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A desensitized world

In our day to day lives we are constantly faced with stories of tragedy and devastation from all around the world. We hear about them on the radio, we watch them on the news and we read them on the internet and in newspapers. We are incessantly bombarded by story after story and tragedy after tragedy, so much so that we as a society have become utterly desensitized. We forget that the “man caught in crossfire” is someone’s son and father and brother. We forget that the “woman stabbed to death in parking garage” is someone’s wife and mother and daughter. We forget that these stories and articles are about real people, people who have friends and family who love and care about them, loved ones that are shattered by despair in losing them. It becomes so easy to forget, to become numb to the continuous devastation we are faced with. However sometimes we need to put a face to the name, in order to remind people. We owe our fellow human beings that much don’t we? Not to let them die as the “man fatally shot”, but to give them an identity.

As journalists we are constantly criticized for our choices when it comes to the stories we publish, the quotes we use and the photos we release. Many think of us as insensitive and heartless, that we’ll stop at nothing to get a story. And for some that may be true, however as journalists it is our job to bring people the news both truthfully and promptly and also give a voice to those who cannot speak for themselves. Many of our decisions are based on these principles. With that being said, what may seem to some as inconsiderate, to us it is simply what needs to be seen or heard. We owe it both to the public and the victims of tragedy.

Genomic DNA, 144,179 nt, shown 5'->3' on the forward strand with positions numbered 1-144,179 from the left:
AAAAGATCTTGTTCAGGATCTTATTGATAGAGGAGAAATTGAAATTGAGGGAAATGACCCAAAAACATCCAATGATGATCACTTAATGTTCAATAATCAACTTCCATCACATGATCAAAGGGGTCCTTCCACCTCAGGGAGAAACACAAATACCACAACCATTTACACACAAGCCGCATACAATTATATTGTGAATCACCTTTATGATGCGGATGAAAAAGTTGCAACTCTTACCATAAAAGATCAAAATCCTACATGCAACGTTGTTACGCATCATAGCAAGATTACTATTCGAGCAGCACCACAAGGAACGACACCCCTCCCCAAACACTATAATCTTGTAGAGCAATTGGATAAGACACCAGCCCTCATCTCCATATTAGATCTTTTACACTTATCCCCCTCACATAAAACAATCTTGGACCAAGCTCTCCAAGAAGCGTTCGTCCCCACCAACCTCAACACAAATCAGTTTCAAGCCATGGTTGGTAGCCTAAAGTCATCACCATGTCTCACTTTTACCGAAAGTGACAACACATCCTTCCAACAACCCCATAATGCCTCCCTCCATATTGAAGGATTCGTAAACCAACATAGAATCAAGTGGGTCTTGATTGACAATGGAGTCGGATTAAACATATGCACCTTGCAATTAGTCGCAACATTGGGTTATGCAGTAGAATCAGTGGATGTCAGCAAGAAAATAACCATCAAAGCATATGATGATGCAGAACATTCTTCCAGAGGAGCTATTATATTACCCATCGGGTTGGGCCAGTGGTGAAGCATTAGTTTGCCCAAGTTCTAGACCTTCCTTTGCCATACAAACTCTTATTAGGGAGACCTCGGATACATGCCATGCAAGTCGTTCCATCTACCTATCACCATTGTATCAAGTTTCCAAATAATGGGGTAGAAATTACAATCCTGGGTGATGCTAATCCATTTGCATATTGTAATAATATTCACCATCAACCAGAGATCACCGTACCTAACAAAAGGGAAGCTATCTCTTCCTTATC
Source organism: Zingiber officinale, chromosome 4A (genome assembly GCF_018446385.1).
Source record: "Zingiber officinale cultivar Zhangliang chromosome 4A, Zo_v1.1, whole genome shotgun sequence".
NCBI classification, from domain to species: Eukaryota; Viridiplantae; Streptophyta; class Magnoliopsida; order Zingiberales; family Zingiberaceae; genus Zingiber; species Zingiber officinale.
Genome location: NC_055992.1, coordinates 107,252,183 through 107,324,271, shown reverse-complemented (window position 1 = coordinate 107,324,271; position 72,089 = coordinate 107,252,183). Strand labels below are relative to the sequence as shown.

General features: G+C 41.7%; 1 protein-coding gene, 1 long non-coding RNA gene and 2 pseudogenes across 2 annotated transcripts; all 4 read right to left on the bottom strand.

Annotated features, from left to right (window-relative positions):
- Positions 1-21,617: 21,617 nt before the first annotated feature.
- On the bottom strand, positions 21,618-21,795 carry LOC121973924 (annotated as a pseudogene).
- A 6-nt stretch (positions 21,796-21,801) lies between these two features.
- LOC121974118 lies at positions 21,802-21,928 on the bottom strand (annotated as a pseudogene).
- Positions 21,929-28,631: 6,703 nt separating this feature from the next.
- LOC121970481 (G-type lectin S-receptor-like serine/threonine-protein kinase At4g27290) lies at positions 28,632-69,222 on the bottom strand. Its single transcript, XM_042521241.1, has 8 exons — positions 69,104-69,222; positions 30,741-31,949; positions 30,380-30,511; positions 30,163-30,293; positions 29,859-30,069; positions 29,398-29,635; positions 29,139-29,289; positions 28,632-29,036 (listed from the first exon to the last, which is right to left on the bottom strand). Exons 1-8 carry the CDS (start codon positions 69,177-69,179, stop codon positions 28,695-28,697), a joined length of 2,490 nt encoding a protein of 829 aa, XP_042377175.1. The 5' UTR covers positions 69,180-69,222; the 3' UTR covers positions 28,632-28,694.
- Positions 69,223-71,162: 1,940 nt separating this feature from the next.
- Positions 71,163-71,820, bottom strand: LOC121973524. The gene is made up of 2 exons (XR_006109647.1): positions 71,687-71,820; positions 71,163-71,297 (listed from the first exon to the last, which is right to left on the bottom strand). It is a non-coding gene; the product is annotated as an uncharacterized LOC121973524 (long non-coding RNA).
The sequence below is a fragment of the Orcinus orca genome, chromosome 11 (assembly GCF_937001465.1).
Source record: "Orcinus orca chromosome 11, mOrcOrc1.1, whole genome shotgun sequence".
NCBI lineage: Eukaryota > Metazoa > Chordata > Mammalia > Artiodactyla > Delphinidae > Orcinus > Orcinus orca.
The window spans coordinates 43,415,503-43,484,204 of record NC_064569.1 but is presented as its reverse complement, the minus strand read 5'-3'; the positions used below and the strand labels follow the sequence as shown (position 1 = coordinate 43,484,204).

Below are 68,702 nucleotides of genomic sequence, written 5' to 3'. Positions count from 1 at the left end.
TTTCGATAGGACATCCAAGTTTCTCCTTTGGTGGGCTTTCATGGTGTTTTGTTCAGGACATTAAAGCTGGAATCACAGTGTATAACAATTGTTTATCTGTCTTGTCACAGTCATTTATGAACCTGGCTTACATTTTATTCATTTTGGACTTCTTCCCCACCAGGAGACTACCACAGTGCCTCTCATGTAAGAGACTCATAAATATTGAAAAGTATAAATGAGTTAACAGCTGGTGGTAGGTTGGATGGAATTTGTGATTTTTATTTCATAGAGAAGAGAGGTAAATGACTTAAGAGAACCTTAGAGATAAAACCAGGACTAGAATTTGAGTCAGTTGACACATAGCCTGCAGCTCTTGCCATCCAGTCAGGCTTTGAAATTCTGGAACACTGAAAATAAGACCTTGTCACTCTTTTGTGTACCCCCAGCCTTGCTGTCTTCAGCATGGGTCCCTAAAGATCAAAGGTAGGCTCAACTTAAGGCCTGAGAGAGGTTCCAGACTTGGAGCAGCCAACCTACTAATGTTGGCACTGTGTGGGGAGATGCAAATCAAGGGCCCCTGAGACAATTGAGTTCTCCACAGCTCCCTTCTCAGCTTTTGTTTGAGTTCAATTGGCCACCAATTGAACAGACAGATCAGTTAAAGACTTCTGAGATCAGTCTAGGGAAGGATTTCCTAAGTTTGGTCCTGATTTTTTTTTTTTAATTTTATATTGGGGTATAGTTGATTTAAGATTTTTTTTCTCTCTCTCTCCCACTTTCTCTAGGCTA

Take for instance the Alan Kurdi photograph, the three-year-old Syrian refugee who was found by a soldier, dead, face down washed up on the shore. This little boy became the face of the Syrian refugee crisis. This photograph resinated with people in a way that other articles and photos had not. The heart-shattering catastrophe captured in this photograph is both disturbing and astounding. This young boy inspired people to do their best to help refugees, to educate themselves on what is going on in other parts of the world and most importantly, this boy gave an identity to the Syrian refugees. They were no longer mere news articles, but real people. People with lives and families, who had feelings and emotions, people in dire need of help. This photo was published on the front cover of newspapers all over the country, and all though many criticized this decision, saying it was done in bad taste, the fact of the matter is, our society needed to be faced with something that real and that devastating. They needed to be faced with this photograph to truly comprehend that these horrific events are happening to real people around the world. 

When faced with tragedy we owe it to the victims and our society as a whole to empathize and ensure we are all informed and aware. This is how we will put an end to these events, by putting an end to ignorance. 

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